What is the difference in meaning between Jesus Christ and Christ Jesus?
Even though the meaning of “Jesus Christ” is identical to “Christ Jesus,” the emphasis is different. That is, “Jesus Christ” and “Christ Jesus” refer to the same person but there is a change in emphasis. The significance of both is explained in the following Q&A. For more information about the meaning of “Jesus” visit “What is the meaning of Jesus in the Bible?” For more information about the meaning of “Christ” visit “What is the meaning of Christ in the Bible?”
“Jesus Christ” In The New Testament
The name “Jesus Christ” (excluding Lord Jesus Christ) occurs 71 times in the New Testament. The first time it appears is in Matthew 1:18.
Now the birth of Jesus Christ was as follows: when His mother Mary had been betrothed to Joseph, before they came together she was found to be with child by the Holy Spirit. Matthew 1:18 (NASB)
It occurs in most books of the New Testament. The exceptions are Luke, 1 Thessalonians, 2 Thessalonians, Philemon and 3 John. The last time it appears is in Revelation 1:5.
“Christ Jesus” In The New Testament
The name “Christ Jesus” occurs 91 times in the New Testament. The first time it appears is in Acts 24:24 and the last is in Philemon 23.
But some days later Felix arrived with Drusilla, his wife who was a Jewess, and sent for Paul and heard him speak about faith in Christ Jesus. Acts 24:24 (NASB)
It occurs in most books of the New Testament, except for 2 Thessalonians, Hebrews, James, 1 Peter, 2 Peter, 1 John, 2 John, 3 John, Jude and Revelation.
Difference Between “Jesus Christ” and “Christ Jesus”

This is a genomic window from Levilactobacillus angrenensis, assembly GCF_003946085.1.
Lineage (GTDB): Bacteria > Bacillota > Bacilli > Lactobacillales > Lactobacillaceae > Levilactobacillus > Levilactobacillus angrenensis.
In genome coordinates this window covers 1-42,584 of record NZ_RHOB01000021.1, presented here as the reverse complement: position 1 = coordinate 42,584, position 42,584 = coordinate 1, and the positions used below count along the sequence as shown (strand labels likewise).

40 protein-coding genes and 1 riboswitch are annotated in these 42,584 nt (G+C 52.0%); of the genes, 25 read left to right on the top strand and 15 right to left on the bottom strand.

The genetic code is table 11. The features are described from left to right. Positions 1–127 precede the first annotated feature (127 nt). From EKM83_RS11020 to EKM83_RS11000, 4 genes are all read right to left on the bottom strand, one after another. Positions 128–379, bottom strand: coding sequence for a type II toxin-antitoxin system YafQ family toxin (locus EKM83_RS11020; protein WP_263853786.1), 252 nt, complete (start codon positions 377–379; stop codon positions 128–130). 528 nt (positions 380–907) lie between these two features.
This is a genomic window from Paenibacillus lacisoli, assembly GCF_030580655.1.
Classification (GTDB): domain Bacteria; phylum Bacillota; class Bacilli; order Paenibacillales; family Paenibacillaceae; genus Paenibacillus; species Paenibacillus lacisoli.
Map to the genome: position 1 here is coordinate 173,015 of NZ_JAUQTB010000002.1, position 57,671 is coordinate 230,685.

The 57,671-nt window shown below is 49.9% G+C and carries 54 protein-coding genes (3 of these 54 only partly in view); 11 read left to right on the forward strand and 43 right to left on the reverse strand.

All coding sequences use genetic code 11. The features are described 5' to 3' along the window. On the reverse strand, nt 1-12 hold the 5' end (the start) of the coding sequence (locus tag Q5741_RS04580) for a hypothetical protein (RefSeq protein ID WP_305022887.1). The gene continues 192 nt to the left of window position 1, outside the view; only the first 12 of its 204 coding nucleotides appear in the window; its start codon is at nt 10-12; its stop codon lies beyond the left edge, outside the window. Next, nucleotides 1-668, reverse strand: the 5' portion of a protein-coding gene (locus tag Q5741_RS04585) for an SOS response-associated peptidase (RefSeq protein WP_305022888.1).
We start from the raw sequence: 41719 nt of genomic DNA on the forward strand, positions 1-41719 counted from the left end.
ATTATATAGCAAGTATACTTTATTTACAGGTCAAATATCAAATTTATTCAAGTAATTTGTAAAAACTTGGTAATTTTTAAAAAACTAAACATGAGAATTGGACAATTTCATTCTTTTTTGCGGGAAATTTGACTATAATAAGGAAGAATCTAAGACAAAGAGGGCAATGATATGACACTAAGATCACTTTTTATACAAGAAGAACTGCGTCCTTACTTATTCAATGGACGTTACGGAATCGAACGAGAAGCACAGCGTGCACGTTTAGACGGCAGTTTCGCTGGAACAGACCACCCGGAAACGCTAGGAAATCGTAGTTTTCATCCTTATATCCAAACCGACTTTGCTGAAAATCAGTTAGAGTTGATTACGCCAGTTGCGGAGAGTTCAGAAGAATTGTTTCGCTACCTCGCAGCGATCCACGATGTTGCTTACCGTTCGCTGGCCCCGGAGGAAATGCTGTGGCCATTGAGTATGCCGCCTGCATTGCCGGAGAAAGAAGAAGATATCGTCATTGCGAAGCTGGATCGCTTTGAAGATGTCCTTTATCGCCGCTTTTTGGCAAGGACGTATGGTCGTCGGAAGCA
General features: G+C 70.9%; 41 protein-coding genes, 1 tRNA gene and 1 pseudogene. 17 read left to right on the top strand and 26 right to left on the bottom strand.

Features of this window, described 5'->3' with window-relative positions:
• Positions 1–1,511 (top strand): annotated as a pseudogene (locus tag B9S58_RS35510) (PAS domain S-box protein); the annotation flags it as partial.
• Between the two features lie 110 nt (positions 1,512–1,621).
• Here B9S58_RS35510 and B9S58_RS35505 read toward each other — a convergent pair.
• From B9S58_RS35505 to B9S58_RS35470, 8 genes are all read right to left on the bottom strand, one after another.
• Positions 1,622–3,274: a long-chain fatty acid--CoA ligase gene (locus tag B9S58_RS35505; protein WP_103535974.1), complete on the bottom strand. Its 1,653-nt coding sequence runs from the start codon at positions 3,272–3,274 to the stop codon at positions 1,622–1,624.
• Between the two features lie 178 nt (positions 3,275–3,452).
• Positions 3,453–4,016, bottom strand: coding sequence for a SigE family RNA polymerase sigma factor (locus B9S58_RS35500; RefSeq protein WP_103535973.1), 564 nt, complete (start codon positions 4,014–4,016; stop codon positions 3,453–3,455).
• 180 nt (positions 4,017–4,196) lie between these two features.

The order to the two names “Jesus” and “Christ” does not reveal anything unique about Him. But the order of the two names does imply a different emphasis. For example, “Jesus Christ” appears in Romans 1:4 and “Christ Jesus” appears in Romans 1:1. Here are the two verses.
. . . concerning His Son, who was born of a descendant of David according to the flesh, who was declared the Son of God with power by the resurrection from the dead, according to the Spirit of holiness, Jesus Christ our Lord . . . Romans 1:3 – 4 (NASB)
Paul, a bond-servant of Christ Jesus, called as an apostle, set apart for the gospel of God . . . Romans 1:1 (NASB)
Notice that in the second verse, Romans 1:1, that Paul reminds us that he is bond-servant (doulos) or slave of Christ Jesus. Since the name of Christ refers to the Messiah or the future ruler of the coming millennial kingdom, Paul is emphasizing the title of Christ as the Messiah. That is, He is emphasizing that he is the slave of his Messiah since he puts the messianic title before the name “Jesus.”
In the first verse listed above, Romans 1:4, Paul emphasizes the humanity of Christ after he had just referred to His birth and resurrection from the dead. Therefore, when “Christ” occurs before “Jesus,” it emphasizes the messianic title of our King. When “Jesus” occurs before “Christ,” the humanity of our Savior is emphasized.
Other Passages The Reveal The Slight Difference In Emphasis
Another passage where the difference in emphasis is obvious is 2 Timothy 2:3 and 2 Timothy 2:8.
Suffer hardship with me, as a good soldier of Christ Jesus. 2 Timothy 2:3 (NASB)
Remember Jesus Christ, risen from the dead, descendant of David, according to my gospel . . . 2 Timothy 2:8 (NASB)
In verse 3, Paul refers to himself as a good soldier and then emphasizes the kingship of Jesus Christ. In verse 8 the emphasis is on his humanity that make its possible for Him to be our Savior from sins.
In summary, the order of the names Jesus and Christ does not change the identity of the person. But the order puts a particular emphasis on the person. Jesus Christ emphasizes His humanity, and Christ emphasizes that He is the Messiah and coming King. You are encouraged to see other names for God in “What are the names of God?”
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